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  #1  
Old 01-05-2017, 11:15 PM
Don Lampson Don Lampson is offline
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Default Any Experience Staining Fretboards?

Maybe I'm just a fretboard snob of some kind, but I want black appointments on my acoustic guitars, and don't care if the ebony is dyed. I also have a beloved guitar with a rosewood bridge & fretboard, and cringe every time I look at her. Gaaaak! (The guitar is an Eastman AJ617 SB. Except for the RW board & bridge, she's my pride & joy...)

My tech tells me he can dye the board & bridge black as the ace of spades, and that only careful examination will reveal it to be rosewood. Have any of you had experience with this sort of appearance improvement? How long will the dye job last? Do you think I can pull this fashion risk off with panache, or will I just look like a phony, and be shunned throughout pickerdom for trying to present my box as something it's not?

Don
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  #2  
Old 01-05-2017, 11:36 PM
Wade Hampton Wade Hampton is offline
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Well, I'm sure there are those who would sneer at you for your Lady Clairol moment, but the secret to that is to remain mum and let them just guess (only your luthier knows for sure!)

Seriously, dyeing fretboards and bridge black with aniline dye goes back more than a hundred years. I've seen plenty of turn of the 20th Century mandolins, banjos and guitars where pearwood was used for fingerboards, then dyed black to mimic ebony. I think every Orpheum banjo ever made had dyed parts on it.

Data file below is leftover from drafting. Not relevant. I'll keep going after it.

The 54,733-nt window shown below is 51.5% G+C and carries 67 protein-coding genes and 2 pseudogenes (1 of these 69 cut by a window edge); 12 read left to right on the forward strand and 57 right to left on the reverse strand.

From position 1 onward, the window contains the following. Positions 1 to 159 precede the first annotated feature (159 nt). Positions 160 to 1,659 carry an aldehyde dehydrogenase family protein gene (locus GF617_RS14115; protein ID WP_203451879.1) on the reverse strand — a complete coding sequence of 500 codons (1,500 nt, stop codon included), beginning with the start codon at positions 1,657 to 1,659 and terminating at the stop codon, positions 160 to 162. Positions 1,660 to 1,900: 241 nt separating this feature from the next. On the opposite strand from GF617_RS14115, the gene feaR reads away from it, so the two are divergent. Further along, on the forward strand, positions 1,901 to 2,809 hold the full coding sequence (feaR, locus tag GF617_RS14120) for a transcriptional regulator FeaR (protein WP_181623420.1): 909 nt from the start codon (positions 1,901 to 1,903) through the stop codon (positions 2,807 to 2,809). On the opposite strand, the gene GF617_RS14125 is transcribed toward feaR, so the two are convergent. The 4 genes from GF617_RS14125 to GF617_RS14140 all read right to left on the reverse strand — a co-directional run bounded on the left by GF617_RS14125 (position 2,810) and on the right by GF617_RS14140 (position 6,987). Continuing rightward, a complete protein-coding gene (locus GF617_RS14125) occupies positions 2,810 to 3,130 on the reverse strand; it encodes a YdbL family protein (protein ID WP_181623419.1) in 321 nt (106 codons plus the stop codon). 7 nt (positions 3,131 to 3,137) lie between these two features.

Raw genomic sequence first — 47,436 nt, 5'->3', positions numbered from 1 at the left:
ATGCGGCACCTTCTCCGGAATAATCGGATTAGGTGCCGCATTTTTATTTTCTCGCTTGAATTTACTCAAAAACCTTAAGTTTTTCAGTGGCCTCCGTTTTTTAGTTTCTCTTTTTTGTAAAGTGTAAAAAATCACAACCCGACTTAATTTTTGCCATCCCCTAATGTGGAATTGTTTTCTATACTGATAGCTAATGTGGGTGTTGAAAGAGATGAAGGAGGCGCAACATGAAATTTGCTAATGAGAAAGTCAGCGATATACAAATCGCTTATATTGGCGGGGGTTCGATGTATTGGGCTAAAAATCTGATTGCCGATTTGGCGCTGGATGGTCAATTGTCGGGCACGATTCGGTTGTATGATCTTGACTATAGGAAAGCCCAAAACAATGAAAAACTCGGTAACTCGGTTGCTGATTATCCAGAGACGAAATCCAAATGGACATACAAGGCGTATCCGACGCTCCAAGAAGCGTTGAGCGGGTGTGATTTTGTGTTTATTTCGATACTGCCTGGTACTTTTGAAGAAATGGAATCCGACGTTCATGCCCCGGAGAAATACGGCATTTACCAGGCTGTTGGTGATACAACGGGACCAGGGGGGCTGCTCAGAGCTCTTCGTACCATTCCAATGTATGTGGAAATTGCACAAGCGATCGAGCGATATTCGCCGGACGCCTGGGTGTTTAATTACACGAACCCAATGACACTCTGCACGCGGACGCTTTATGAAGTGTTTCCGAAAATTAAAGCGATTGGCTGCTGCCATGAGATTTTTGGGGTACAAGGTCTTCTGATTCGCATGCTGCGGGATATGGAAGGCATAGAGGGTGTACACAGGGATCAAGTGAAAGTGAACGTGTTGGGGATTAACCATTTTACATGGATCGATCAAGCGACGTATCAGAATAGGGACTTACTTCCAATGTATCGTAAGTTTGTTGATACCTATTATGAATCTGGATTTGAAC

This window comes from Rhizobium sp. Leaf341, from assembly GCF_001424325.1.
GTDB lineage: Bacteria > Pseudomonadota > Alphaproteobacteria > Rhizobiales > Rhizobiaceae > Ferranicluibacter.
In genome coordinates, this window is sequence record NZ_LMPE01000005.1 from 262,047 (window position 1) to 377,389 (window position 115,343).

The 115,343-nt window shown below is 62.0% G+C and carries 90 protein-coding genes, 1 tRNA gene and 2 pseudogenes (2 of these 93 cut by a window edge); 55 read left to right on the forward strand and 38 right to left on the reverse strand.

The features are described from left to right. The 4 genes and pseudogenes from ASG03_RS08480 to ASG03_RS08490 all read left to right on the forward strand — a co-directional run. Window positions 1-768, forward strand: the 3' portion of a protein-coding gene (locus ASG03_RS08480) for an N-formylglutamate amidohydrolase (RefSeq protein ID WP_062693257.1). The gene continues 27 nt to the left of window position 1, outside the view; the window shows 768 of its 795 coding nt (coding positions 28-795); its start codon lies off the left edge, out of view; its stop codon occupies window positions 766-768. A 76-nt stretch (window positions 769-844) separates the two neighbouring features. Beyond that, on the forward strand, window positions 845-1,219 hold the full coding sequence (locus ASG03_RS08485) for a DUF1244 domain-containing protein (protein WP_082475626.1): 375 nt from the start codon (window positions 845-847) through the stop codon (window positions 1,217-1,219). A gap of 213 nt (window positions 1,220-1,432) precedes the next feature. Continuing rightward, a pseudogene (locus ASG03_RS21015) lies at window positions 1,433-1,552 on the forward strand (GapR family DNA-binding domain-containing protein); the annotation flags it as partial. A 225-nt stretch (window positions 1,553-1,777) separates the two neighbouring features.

Now, after several decades, that can backfire with a sort of dry rot that makes the wood crumble when you rub it, but that doesn't manifest itself for a long, long time. I imagine the dosage has been figured out better by now, as well.

So, if you want your fretboard and bridge to be black, your guitar repair tech can handle the job. It's not especially difficult, and it won't eventually wash out like henna applied to hair. It's permanent.

Of course, if you want to take the stealth approach, you could have your tech do it like Grecian Formula, adding color gradually, a little bit at a time. It'll be just like the Grecian Formula TV commercials: "Gee, Don, your guitar looks GREAT! Has it lost weight?"

Seriously, it's not hard to do and nobody will sneer at you if you have it done. Chances are that 99.9% of the other pickers you know won't even notice.

Hope this helps.


Wade Hampton Miller
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  #3  
Old 01-05-2017, 11:58 PM
Highway_61 Highway_61 is offline
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Quote:
Originally Posted by Don Lampson View Post
Maybe I'm just a fretboard snob of some kind, but I want black appointments on my acoustic guitars, and don't care if the ebony is dyed. I also have a beloved guitar with a rosewood bridge & fretboard, and cringe every time I look at her. Gaaaak! (The guitar is an Eastman AJ617 SB. Except for the RW board & bridge, she's my pride & joy...)